• Review: Final Rule for FSMA Preventative Controls Regarding Food Fraud and EMA – See 15-page Preliminary Report

    by John Spink • October 8, 2015 • Blog • 0 Comments

    ffi V2 No49 FDA FSMA ERM FRN draft rulemaking 2015Note: Several subscribers missed the link to the 15-page detailed, line-by-line review of the Food Fraud aspects of the FSMA Preventative Controls Final Rule in the previous blog post. Use this link to access the free report:  

    http://foodfraud.msu.edu/wp-content/uploads/2015/09/FDA-FSMA-ERM-FRN-draft-rulemaking-2015-v12-formatted.pdf


    September 18, 2015

    SUMMARY (150-word-brief): This is the MSU FFI review of the Food Safety Modernization Act Preventive Controls (FSMA-PC) Final Rule for Human Food and for Animal Food that was published yesterday. The Final Rule confirms that Food Fraud/Economically Motivated Adulteration (FF/EMA) must be addressed. FF/EMA is under Preventative Controls (Food Safety) and not Intentional Adulteration (Food Defense). This Final Rule only addresses FSMA-PC regulatory compliance and NOT all US Government or even all FDA Food Fraud-related requirements (e.g. another FSMA Section 309 covers Smuggled Food). Though a new FDA rule, it appears FSMA-PC compliance is achieved by meeting the most basic GFSI Food Fraud requirements. It would be logical – or forced if the US faces a horsemeat fraud type crisis – that the US Government will eventually more holistically address Food Fraud prevention. The rest of the world (e.g., EU, UK, China, and industry through groups such as GFSI) has holistically addressed the broader Food Fraud and prevention concept.  [150/150 words]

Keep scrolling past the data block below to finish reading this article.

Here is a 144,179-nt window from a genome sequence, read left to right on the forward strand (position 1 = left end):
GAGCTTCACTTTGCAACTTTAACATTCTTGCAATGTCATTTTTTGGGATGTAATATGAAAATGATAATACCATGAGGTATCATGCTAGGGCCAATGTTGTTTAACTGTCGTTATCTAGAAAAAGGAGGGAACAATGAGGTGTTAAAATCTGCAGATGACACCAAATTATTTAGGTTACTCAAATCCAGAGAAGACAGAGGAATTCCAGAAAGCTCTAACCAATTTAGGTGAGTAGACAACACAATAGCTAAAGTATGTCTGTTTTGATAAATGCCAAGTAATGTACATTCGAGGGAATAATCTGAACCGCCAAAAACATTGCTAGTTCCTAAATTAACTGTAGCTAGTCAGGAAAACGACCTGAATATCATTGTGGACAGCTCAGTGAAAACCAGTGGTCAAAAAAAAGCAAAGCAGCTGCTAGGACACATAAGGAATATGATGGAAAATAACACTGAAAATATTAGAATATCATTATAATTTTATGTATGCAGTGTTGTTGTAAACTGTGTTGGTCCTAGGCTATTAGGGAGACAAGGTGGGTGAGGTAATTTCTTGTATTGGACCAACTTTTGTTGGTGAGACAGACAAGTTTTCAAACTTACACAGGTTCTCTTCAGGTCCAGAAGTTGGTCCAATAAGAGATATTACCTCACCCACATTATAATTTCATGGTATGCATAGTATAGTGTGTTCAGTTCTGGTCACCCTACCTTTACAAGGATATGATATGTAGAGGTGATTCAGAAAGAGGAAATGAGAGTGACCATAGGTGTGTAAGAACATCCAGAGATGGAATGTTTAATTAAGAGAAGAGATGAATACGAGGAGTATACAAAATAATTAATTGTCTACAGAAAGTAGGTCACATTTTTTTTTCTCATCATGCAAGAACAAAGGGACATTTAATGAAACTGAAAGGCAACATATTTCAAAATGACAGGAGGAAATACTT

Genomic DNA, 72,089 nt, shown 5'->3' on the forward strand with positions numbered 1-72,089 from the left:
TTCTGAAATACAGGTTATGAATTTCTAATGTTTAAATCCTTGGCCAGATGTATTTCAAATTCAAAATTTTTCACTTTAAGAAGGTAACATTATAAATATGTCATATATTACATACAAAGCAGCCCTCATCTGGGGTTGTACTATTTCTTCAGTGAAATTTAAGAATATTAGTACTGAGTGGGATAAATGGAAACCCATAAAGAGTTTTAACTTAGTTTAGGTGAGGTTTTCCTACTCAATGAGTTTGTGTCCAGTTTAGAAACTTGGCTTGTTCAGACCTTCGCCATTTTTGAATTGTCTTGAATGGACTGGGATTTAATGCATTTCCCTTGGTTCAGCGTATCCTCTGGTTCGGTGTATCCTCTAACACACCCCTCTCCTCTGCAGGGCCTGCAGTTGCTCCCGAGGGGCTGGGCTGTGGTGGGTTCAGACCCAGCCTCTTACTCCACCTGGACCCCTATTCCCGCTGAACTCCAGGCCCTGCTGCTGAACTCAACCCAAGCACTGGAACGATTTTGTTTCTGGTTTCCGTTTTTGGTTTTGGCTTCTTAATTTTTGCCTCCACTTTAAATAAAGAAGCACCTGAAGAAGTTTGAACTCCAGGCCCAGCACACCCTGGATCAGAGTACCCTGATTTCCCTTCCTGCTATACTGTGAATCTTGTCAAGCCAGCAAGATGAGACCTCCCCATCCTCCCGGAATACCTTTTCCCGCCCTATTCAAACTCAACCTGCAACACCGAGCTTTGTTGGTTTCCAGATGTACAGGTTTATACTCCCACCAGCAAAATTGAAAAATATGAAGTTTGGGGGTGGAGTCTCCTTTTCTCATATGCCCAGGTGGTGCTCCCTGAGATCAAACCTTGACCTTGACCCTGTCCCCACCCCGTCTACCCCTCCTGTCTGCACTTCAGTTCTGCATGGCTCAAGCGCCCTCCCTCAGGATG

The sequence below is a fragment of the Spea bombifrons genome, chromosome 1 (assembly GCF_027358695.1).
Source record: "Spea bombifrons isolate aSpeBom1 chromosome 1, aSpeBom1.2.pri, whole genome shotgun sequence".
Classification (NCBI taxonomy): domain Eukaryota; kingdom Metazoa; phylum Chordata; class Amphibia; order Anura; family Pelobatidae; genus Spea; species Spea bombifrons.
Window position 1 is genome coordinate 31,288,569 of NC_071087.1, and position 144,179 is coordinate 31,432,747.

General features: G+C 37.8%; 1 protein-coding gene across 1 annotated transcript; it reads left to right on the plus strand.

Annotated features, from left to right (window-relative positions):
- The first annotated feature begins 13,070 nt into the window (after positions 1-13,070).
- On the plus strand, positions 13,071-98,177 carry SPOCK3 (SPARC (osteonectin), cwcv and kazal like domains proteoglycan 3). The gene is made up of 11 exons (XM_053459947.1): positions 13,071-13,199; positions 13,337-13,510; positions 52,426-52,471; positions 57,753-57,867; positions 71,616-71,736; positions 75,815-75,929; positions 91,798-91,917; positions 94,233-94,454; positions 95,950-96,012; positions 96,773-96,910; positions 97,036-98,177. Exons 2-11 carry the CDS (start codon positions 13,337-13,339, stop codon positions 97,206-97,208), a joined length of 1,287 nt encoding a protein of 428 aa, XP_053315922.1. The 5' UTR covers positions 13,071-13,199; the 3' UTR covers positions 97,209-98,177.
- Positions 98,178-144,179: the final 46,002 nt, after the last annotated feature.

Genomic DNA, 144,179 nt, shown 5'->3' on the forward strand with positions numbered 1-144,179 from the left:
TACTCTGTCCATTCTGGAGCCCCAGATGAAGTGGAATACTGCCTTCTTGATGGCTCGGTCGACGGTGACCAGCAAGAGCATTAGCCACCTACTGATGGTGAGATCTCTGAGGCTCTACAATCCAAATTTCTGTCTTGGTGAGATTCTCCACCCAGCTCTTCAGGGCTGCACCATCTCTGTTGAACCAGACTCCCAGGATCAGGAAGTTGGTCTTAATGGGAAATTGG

FUTURE RESEARCH: We will continue to review other aspects of these Final Rules, such as changes in definitions of terms, and then prepare a specific review of concepts such as what is a “hazard,” “reasonably foreseeable hazard,” a “qualified person,” and a “qualified auditor.” We will also further research other sections of FSMA that do – or could – address other aspects of food fraud such as smuggled food, supply-chain practices, and third-party certifications.

    Please see the MSU Food Fraud Initiative “FFI Report” for more details:  http://foodfraud.msu.edu/wp-content/uploads/2015/09/FDA-FSMA-ERM-FRN-draft-rulemaking-2015-v12-formatted.pdf

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